Happy painting.
    dencalAbstractionGary_Heath
  • Mr. A . . . your concerns are way ahead of your current "pay grade."  Most, if not all of them will dissolve as you go on.  I've been painting for about 30 years, and I still have some of your concerns.  Painting/art is not math.  I envy the math student . . . once he/she learns that 2 plus 2 is 4, they never have to worry about that again.  But painting is a process that goes on all the life long.  Just keep on painting.  Little by little your worries will disappear.
    dencalAbstractionallforChristGary_Heath
  • @Atalanta

    For a first painting that is very good. 

    You also can see what you did right and what you feel could be improved, which is miles ahead of many beginners who simply do not see some of the mistakes they are making and consequently take a very long time to improve.

    I totally sympathize with your struggles as a beginner! 
    Stay the course, you are well on your way! 

    Happy painting!!
    AbstractionGary_Heath
  • I agree with all of the above. Keep going, you will improve rapidly!
  • I can't add anything that hasn't already been said above.  I do really like the impressionistic feel of the painting.  Big bold brush strokes look luscious and juicy.  Well done.
  • Mr. A . . . I do have one suggestion that I believe will help immediately.  Next painting (keep it simple), do a block in.  Use color/values in the middle of the value range of your subject,, and MOST IMPORTANT, keep your paint thin, washy, almost like watercolor (but a little thicker).  This will do a couple of things for you . . . within minutes, as your block in is complete, it will tell you if you're on the right track.  As you step back to view this block in, if it "reads" well, you're off to a good start.  Second, by keeping your paint thin in the block in, the excess turp or thinner (which ever you use) will evaporate quickly, leaving a "thinnish" first cover that will dry quickly, and you'll be able to apply thicker paint sooner.
    Third, I strongly recommend you have a look at this guy and his site.  Like Mark, he is a no-nonsense guy and is loaded with good ideas in a series of short youtube videos like Mark's.

  • @broker12
    I respectfully disagree with your comments about blocking in.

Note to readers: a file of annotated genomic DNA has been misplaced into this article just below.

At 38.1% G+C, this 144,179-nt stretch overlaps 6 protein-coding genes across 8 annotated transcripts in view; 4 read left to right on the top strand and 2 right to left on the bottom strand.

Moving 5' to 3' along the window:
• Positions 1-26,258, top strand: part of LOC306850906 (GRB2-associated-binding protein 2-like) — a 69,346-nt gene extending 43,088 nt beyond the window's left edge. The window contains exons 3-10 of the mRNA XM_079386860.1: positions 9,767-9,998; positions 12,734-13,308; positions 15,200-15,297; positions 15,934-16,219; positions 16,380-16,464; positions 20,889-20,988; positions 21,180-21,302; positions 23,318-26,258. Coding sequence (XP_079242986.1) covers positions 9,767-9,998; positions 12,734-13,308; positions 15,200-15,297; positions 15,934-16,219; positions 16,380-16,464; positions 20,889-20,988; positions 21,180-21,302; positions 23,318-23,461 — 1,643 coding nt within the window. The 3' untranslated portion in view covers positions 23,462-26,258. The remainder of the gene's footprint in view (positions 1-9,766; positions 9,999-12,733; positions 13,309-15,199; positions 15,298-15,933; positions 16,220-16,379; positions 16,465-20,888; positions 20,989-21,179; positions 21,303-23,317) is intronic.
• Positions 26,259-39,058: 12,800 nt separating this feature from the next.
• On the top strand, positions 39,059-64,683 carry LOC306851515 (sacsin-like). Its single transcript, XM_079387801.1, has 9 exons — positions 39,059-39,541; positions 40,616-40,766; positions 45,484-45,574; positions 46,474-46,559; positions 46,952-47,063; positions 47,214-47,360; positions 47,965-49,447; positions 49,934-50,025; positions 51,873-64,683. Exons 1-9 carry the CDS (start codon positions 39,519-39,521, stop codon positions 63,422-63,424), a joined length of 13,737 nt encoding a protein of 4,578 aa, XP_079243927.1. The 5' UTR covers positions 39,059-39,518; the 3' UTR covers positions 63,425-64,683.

As a beginner myself I find it frustrating when we'll meaning people say "That's great, now all you need to do is change your entire approach"

    DMP is not a blocking in process. DMP does not involve painting fat over lean.

    DMP is a process of carefully drawing the subject, carefully mixing the values and tones, carefully applying the paint slowly.

    @Atalanta
    You have given a very honest and accurate breakdown of your first experience. Similar to my own experience (I've done 1 DMP method painting over 10 days).

    I can really relate to your speed comment. I like your idea of setting up in a shadow cabinet then taking & working from a photo. This takes away the stress and allows you to concentrate on painting accurately. We are at the learning stage of painting. If photos give us the freedom to paint something we enjoy then YES!

    What bits do you like?
    What worked well for you?
    What did you enjoy most?
    allforChrist
  • @Atalanta congratulations you’ve completed your first DMP painting!  All great journeys begin with the first step.  Your color and value checking will improve after you’ve done it for a while.  
    Your shadow values look pretty good for the shadows that fall on the table.  The shadow on the underside of the bowl looks blue whereas I would expect it to be a warm color.  The interior of the cup is too bright.  
    I recommend thinning your paint down.  I use straight up walnut oil, no turps.  For the raw umber paint I use walnut oil with 2% clove oil.  
    When I started doing DMP I watched mark’s instructions multiple times and I discovered things he would point out that I totally did not get until after doing a few paintings. 
    When it comes to color checking make sure the amount of light hitting your color checker is the same as that hitting your canvas.  
    When you check areas that have “multiple colors it values you will have to just mentally/ visually average them.  Otherwise when using the color checker the edge of the checker should “disappear “ into the object you are checking. At first don’t sweat matching the color exactly but get the value as good as you can.  
    Work from dark to light when putting paint down.
    Once your comfortable with matching values/ colors you can work on adjusting had and soft edges.
    keep painting.  You will be impressed at how quickly you progress.
    heartofenglandtassieguyGary_Heath
  • Au contraire, heartofengland. Look at some of Mark's early tutorial videos, especially where he painted water.  He pretty much laid out a "tone," and followed up by modifying it with more paint.  Using the block-in method is not the be-all and end-all of painting, but neither is Mark's method. Mark's DMP, by his own words, is a method to get beginning painters started.  Later on, we can (and do) veer off on our own journey.  Block-ins, which have been around for centuries, are fast, easy and as successful as other methods of starting a painting.